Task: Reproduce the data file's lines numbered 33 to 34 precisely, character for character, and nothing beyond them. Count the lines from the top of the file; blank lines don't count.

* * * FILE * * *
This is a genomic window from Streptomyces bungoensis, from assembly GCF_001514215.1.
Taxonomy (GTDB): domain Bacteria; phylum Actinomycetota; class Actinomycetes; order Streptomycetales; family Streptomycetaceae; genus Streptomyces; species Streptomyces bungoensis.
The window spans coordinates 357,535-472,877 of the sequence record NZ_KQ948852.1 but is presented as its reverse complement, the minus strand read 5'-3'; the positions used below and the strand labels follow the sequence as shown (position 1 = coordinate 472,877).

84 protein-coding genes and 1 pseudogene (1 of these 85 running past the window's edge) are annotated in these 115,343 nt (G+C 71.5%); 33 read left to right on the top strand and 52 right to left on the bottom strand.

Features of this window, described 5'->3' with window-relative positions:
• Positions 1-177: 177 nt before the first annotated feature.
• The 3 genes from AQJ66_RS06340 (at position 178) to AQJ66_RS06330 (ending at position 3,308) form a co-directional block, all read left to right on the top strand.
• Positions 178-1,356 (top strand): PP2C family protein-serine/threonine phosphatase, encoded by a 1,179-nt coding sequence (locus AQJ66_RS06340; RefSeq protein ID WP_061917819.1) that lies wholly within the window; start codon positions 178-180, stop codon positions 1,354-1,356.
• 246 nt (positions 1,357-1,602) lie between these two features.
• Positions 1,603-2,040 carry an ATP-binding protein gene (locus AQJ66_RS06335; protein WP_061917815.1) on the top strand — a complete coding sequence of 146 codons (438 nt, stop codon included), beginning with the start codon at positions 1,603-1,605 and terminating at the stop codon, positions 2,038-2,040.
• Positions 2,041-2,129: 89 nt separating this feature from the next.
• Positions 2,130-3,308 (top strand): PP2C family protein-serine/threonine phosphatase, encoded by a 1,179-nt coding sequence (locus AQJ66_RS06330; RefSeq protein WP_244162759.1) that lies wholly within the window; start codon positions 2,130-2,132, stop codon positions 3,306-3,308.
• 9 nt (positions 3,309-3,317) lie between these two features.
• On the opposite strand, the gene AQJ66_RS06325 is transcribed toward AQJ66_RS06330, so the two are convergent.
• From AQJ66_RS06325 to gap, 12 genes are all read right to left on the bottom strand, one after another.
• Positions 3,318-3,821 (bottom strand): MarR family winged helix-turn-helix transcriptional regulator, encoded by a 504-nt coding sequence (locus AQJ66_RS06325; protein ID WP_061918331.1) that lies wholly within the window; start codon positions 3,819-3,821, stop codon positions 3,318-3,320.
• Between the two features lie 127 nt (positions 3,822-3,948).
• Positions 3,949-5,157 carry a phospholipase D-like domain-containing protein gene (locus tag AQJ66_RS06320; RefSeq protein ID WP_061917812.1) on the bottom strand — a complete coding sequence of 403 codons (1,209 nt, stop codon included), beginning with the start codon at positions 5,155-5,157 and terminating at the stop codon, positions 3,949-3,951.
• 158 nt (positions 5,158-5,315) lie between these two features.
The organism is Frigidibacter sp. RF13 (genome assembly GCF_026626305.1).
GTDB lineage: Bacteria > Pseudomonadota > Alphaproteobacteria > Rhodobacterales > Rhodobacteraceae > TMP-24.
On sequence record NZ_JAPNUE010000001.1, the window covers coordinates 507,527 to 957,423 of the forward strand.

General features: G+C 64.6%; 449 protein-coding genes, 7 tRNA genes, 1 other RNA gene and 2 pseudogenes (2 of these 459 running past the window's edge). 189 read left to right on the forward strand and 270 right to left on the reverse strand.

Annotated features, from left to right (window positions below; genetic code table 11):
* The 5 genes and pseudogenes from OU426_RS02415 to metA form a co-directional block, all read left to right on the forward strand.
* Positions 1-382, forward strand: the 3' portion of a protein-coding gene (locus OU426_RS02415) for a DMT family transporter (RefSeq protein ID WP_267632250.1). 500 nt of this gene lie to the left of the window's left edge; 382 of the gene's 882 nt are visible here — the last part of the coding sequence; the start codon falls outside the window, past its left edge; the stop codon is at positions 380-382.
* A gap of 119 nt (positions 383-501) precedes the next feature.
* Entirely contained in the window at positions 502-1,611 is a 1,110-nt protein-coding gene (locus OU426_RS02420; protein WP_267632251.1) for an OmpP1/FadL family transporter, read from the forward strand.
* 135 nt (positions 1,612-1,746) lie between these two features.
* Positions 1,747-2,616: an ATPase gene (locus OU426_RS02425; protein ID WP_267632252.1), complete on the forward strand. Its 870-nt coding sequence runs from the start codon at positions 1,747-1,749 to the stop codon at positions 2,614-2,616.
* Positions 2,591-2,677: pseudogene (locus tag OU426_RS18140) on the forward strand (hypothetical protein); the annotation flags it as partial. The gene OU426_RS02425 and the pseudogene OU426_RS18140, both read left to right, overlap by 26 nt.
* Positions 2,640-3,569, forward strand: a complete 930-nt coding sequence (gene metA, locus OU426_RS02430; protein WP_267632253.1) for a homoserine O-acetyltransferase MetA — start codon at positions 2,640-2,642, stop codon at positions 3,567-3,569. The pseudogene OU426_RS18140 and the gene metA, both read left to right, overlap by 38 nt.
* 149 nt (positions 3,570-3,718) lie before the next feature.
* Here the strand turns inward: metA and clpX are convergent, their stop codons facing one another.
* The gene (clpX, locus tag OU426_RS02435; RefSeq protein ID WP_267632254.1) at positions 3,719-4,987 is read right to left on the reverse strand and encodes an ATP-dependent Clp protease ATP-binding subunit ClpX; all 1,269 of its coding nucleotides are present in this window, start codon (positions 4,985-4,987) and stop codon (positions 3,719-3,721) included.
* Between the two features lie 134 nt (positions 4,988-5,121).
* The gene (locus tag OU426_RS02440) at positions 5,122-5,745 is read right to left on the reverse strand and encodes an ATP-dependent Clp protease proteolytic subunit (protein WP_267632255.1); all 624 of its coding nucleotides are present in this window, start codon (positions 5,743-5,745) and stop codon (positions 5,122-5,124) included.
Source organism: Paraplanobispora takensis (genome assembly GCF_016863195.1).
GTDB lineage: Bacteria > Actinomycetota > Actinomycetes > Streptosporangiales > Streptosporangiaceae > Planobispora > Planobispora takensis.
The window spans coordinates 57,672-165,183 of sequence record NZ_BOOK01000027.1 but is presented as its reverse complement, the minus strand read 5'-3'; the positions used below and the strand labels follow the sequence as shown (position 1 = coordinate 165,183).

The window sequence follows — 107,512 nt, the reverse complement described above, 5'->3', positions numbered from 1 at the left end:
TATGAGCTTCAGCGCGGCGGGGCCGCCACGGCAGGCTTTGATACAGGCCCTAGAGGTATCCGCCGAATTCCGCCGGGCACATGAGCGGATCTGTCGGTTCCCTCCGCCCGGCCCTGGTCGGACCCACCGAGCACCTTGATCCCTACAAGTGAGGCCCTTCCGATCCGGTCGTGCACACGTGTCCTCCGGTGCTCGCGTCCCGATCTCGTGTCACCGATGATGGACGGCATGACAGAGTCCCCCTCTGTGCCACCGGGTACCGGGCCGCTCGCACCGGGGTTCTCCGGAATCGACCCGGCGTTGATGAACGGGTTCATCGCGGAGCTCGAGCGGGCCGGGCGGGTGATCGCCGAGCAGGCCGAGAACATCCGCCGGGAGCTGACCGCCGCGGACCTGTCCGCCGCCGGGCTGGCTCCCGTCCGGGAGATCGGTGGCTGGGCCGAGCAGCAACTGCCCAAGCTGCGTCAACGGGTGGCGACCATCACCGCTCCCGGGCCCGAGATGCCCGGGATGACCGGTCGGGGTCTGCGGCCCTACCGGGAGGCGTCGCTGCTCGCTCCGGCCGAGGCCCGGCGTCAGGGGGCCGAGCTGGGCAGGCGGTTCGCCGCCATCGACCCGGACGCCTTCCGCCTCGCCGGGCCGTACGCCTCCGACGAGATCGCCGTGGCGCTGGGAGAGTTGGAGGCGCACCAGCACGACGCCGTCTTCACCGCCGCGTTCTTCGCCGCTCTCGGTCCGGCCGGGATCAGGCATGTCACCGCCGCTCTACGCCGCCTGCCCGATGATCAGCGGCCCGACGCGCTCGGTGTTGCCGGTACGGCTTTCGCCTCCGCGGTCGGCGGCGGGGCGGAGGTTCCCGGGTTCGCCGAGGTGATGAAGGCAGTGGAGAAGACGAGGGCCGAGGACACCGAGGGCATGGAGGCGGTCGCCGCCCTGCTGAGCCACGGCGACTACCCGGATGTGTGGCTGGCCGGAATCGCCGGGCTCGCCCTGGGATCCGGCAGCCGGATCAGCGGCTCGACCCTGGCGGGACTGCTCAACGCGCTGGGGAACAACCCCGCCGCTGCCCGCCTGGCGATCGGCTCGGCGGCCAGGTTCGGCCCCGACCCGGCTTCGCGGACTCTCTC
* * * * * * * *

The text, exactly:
* 149 nt (positions 3,570-3,718) lie before the next feature.
* Here the strand turns inward: metA and clpX are convergent, their stop codons facing one another.